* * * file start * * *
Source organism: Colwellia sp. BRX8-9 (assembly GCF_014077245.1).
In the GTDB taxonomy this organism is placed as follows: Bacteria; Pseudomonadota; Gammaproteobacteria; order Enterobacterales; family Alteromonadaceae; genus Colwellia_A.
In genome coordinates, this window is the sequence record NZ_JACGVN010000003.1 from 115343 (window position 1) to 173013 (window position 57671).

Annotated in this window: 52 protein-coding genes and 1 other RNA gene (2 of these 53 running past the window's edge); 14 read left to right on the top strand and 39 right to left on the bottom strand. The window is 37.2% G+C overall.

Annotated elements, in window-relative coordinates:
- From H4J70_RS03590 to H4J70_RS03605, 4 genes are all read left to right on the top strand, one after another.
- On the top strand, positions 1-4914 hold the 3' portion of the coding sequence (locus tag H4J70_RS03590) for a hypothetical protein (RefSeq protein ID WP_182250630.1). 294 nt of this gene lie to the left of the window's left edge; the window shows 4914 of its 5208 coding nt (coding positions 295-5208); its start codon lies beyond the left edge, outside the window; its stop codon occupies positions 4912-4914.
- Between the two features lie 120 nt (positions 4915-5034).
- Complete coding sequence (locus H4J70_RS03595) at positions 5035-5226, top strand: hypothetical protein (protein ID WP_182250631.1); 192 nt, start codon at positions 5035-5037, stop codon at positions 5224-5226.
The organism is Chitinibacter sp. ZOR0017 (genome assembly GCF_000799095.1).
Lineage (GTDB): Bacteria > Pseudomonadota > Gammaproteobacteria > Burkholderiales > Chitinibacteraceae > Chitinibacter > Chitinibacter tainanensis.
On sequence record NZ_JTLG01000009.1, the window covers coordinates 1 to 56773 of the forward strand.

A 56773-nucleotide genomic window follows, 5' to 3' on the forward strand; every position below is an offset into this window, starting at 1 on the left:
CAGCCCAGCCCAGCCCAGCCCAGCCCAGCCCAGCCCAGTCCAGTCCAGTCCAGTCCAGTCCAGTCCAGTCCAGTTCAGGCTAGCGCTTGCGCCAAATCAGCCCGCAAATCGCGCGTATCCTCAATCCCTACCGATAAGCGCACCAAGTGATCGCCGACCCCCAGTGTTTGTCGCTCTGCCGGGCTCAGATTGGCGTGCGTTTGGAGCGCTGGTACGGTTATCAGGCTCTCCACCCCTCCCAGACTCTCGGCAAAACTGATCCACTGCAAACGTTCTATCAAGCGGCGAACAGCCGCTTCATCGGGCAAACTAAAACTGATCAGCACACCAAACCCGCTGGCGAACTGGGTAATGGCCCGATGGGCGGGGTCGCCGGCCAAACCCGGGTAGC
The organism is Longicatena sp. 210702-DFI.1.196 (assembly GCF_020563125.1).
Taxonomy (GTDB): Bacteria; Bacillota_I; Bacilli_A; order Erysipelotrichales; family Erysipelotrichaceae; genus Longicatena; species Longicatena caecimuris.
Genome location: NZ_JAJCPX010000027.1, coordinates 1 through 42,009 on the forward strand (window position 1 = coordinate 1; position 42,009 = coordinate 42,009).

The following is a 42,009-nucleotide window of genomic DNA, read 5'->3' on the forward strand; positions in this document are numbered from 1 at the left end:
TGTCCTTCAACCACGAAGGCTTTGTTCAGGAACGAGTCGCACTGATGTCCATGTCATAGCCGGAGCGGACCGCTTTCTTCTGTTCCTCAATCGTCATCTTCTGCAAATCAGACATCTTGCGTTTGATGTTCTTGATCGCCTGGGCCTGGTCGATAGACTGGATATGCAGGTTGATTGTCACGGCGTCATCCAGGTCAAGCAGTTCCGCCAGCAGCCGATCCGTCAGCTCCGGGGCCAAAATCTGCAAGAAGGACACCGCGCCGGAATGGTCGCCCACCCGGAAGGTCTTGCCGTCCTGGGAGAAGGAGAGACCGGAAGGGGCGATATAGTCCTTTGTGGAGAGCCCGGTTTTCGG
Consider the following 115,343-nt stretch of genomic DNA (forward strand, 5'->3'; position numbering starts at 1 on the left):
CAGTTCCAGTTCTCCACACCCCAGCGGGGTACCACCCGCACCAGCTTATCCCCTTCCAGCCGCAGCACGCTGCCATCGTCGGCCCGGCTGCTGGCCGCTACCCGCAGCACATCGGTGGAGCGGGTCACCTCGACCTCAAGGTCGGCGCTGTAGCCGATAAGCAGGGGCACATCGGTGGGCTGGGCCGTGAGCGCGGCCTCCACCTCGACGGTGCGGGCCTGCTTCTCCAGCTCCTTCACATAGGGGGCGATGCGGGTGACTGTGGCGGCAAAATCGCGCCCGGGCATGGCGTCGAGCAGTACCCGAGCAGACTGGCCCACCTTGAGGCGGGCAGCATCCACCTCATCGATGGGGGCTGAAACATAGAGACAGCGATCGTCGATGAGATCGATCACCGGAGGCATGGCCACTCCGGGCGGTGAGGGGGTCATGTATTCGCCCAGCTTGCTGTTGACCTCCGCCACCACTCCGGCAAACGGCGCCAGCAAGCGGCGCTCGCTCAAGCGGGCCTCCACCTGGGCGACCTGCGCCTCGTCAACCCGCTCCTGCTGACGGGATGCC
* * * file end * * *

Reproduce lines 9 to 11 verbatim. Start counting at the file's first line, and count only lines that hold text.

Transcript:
- Complete coding sequence (locus H4J70_RS03595) at positions 5035-5226, top strand: hypothetical protein (protein ID WP_182250631.1); 192 nt, start codon at positions 5035-5037, stop codon at positions 5224-5226.
The organism is Chitinibacter sp. ZOR0017 (genome assembly GCF_000799095.1).
Lineage (GTDB): Bacteria > Pseudomonadota > Gammaproteobacteria > Burkholderiales > Chitinibacteraceae > Chitinibacter > Chitinibacter tainanensis.